Teaching with Authority

In John 7, John the Apostle writes about how Jesus secretly went up to Jerusalem to attend the Feast of Booths (a very happy feast in Jewish tradition, which is actually still practiced today). The Jews looked for Him but did not find Him, because He traveled there privately. In the middle of the feast, John records, Jesus walked up into the temple and began teaching. The Jews were amazed at how He taught, and asked each other how Jesus learned what He spoke of, if He was never taught. Jesus answered them:

“My teaching is not Mine, but his who sent Me. If anyone’s will is to do God’s will, he will know whether the teaching is from God or whether I am speaking on My own authority. The one who speaks on his own authority seeks his own glory; but the one who seeks the glory of him who sent him is true, and in him there is no falsehood” (John 7:16-18 ESV).

While this is undoubtedly telling about the identity of Jesus as the Son of God, it is also encouraging to us as believers. Jesus had the Holy Spirit – the same One we have – and spoke confidently and authoritatively. Some of His teachings were new to the ears of the Jews, but biblical scholars since the time of Jesus have keenly noticed that many of the truths Jesus spoke were not actually new; they could be found all throughout the Old Testament. For example, the Sabbath being made for man, and not man for the Sabbath – Exodus 23:12 talks about how the Sabbath should be observed so that all may refresh themselves.

Since we as believers also have this same Holy Spirit who lives in us, just as He dwelled within Jesus during His time on Earth, we too have the ability to preach truths we may not have even learned. This is called illumination, where an idea is clarified for a Christian as they speak or live in step with the Spirit.

The test for these ideas is always twofold: firstly, it must be realized and told from the position of the Christian seeking the glory of God and not himself; and secondly, it must coincide with the rest of Scripture. 

What I am not saying is that Christians have the same teaching authority as the Son of God Himself, but I am saying that Christians have access to the same source of authority. The Holy Spirit as an intercessor who dwells within us and who enlightens us to ideas or situations or spiritual concepts is amazing, and should not be viewed lightly.

I myself have been in multiple situations where I have been speaking with someone with the earnest desire for them to know God as He is, and words and ideas leave my mouth that teach even myself about who God is. In those situations, both parties go away encouraged – the hearer for hearing the truth, and the speaker for being used to speak the truth.

Therefore, seek to do God’s will. Endeavor to bring glory to God. Listen to the Holy Spirit to test others who speak. And know that the power of God lives in you, and God wants to use you to accomplish His glorious plan.



4 Replies to “Teaching with Authority”

  1. Chris,

    Thank you for this post and the thought that you put into it!
    It definitely encouraged me and helped me put in perspective the lives that we live in Christ. So often we leave the power and authority that we can have through Christ unused or simply unnoticed. The thought that we have the Holy Spirit to lead, guide, and direct our every step is a beautiful thought, and one that allows confidence to come when we do speak to others. I appreciated the personal story that you included at the end as well. It encouraged me and gave me confidence to continue to minister to others understanding that I do so in the power of Christ. Thanks again for this great post!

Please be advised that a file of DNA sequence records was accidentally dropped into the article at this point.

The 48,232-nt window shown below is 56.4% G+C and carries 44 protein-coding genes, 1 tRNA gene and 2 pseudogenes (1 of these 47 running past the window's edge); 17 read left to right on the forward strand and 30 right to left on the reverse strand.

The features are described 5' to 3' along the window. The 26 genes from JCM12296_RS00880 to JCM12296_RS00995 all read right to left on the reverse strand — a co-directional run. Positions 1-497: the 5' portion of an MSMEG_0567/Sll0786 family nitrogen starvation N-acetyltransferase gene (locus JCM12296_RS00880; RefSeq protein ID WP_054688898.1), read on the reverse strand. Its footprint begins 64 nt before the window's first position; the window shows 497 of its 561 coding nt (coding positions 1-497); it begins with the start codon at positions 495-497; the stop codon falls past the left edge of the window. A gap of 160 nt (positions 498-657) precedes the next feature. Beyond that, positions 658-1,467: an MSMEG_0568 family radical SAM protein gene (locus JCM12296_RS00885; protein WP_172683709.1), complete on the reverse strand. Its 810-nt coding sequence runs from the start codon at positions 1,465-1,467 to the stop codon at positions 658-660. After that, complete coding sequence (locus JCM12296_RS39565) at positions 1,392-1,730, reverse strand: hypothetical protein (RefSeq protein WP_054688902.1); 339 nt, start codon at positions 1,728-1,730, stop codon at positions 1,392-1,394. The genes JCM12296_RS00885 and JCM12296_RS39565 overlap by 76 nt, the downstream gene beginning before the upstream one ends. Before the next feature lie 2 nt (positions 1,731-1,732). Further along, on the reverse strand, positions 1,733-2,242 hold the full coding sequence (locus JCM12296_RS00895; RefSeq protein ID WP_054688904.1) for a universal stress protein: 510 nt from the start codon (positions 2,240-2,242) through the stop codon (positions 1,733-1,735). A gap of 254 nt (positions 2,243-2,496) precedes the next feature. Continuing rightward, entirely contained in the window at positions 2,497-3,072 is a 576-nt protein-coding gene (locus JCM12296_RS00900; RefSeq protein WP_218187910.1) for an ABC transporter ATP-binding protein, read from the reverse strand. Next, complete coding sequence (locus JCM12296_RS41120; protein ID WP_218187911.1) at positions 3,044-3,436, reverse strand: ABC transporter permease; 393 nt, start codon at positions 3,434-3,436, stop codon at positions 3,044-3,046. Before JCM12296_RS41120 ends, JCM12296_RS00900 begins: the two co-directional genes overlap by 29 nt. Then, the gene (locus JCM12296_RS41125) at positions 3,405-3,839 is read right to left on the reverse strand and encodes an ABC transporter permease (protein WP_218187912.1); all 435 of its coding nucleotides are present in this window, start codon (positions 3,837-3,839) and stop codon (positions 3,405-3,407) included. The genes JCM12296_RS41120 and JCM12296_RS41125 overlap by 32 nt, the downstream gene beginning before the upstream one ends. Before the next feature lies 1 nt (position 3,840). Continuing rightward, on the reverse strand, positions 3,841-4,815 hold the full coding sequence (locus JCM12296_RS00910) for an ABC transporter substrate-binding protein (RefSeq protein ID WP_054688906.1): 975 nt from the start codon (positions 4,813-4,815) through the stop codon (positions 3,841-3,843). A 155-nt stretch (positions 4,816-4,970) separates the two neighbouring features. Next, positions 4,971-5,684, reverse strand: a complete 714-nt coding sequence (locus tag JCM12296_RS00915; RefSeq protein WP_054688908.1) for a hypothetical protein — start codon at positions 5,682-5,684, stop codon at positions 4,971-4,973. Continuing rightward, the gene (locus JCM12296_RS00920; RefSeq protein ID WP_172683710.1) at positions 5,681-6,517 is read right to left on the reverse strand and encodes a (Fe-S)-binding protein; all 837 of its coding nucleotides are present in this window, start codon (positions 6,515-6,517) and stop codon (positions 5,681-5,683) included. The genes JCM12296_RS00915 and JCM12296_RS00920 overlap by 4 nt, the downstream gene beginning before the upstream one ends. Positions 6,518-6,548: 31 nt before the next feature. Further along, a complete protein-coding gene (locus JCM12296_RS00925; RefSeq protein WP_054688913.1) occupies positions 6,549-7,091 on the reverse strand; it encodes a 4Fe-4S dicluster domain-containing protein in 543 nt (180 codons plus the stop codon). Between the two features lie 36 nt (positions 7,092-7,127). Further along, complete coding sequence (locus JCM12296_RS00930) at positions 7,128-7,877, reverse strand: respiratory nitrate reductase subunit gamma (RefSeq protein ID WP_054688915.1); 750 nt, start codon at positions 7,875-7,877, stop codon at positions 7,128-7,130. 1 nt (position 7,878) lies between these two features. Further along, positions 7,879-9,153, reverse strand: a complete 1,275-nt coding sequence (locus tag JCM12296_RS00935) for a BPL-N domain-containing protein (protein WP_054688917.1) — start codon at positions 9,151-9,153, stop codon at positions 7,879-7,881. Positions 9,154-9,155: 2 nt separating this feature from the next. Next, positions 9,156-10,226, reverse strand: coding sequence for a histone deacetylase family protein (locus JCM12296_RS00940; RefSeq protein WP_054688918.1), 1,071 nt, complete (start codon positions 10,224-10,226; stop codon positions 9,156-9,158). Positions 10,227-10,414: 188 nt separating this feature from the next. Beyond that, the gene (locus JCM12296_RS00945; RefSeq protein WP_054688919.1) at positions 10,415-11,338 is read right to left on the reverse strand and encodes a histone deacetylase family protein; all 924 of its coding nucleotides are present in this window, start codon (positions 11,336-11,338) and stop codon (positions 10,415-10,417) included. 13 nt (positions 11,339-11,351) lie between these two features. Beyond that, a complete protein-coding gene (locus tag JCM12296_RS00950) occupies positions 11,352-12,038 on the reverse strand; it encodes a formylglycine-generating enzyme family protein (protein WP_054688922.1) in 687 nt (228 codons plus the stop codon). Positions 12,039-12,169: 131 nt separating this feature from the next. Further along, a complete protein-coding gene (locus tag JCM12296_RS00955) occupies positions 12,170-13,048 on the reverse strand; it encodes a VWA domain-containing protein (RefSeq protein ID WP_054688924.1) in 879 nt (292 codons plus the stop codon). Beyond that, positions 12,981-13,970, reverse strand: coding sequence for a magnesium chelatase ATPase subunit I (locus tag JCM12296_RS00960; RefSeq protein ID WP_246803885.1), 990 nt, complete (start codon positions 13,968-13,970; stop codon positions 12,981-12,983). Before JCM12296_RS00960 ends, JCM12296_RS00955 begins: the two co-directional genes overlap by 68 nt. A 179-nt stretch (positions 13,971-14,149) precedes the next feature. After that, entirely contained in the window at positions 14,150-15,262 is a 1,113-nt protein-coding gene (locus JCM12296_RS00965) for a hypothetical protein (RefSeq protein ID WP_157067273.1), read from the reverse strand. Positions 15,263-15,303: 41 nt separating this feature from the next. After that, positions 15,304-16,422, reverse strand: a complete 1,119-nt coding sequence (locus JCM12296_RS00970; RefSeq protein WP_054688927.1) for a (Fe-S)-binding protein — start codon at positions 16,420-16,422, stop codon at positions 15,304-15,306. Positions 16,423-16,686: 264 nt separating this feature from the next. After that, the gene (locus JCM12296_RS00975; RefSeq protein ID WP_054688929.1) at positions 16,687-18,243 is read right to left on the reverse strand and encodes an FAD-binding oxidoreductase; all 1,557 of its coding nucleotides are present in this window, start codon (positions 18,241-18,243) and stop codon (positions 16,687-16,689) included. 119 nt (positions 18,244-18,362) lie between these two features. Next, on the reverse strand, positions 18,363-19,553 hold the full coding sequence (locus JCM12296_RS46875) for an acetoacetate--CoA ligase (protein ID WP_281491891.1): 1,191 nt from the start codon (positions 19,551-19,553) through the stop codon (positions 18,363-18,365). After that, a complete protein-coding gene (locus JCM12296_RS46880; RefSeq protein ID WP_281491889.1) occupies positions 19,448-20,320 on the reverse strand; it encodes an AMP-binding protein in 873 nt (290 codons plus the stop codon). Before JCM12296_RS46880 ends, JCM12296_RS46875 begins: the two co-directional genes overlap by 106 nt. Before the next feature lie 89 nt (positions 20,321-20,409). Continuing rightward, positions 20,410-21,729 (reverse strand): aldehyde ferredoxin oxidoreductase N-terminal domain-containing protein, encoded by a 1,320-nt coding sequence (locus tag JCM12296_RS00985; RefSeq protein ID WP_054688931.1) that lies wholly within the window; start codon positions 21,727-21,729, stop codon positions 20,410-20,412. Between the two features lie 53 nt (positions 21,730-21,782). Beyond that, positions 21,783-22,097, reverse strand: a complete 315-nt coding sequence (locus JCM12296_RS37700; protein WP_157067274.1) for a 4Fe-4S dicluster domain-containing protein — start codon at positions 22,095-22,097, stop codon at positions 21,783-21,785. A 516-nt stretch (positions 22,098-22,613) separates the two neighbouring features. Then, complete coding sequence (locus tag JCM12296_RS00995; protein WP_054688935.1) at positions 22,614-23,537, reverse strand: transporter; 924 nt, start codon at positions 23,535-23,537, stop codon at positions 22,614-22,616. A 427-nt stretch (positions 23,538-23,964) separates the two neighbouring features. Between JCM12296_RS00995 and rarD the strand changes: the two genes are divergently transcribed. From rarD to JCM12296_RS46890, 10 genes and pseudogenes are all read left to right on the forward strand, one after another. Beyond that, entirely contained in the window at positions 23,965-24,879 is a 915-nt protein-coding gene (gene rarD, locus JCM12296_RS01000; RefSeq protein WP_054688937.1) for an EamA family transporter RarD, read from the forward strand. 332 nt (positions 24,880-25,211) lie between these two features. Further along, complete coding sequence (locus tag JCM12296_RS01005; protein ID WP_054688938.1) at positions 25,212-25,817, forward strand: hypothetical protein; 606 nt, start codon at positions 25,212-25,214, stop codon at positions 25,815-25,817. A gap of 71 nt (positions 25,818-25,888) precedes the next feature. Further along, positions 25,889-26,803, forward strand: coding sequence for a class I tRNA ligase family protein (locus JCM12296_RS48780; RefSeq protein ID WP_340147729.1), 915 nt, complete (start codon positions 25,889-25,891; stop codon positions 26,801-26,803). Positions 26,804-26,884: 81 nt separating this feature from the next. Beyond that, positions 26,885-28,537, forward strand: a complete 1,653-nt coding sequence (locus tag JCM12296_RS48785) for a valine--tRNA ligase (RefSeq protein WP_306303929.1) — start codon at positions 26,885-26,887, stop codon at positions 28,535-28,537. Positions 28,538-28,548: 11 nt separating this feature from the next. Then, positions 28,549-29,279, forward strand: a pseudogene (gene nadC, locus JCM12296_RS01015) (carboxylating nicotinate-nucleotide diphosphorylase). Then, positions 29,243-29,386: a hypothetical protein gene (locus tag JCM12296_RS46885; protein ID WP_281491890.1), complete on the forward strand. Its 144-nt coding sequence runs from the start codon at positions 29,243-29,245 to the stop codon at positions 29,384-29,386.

2. Awesome blog Chris. If I learned one thing from your blog, it is to take advantage of the spirit. Usually, taking advantage of something has a negative connotation to it. However, I think there are many people out there that have, or claim to have the Holy Spirit inside of them, that have never taken advantage of that power that comes with that. Although we don’t have the same authority as Jesus, like you said, we do have the same source of authority. We need to always remember that as we go through our lives. We are powerless, but we are empowered through Christ who lives in us.

  3. Chris,
    I just wanted to tell you how much I appreciated your post. You did a good job of applying the subject matter to the everyday lives of followers of Christ. You were concise and clear in the point that you were making, and I feel like what you are talking about is something that often times gets over looked. The role of the Spirit in the lives of believers should not be taken lightly, and you did a good job of explaining one specific aspect of that part of the Christian life. Your last paragraph I found particularly challenging and inspiring. It is a simple call, but nevertheless one that is a good way to live your life. Thank you so much for sharing!

    Marissa Fast

  4. Chris,
    Recently, I have been thinking some of the same thoughts as far as having the access to the authority. It is crazy how often I do not trust the Holy Spirit’s power in my own life. I understand that I have the authority of God living in me, but sometimes I would rather be comfortable than to share whatever it is that is needed in any specific moment. Thank you for adding encouragement into this area of my faith. I will continue to pray that I would trust the power that has been given to us more and also I will be more quick to practice it.

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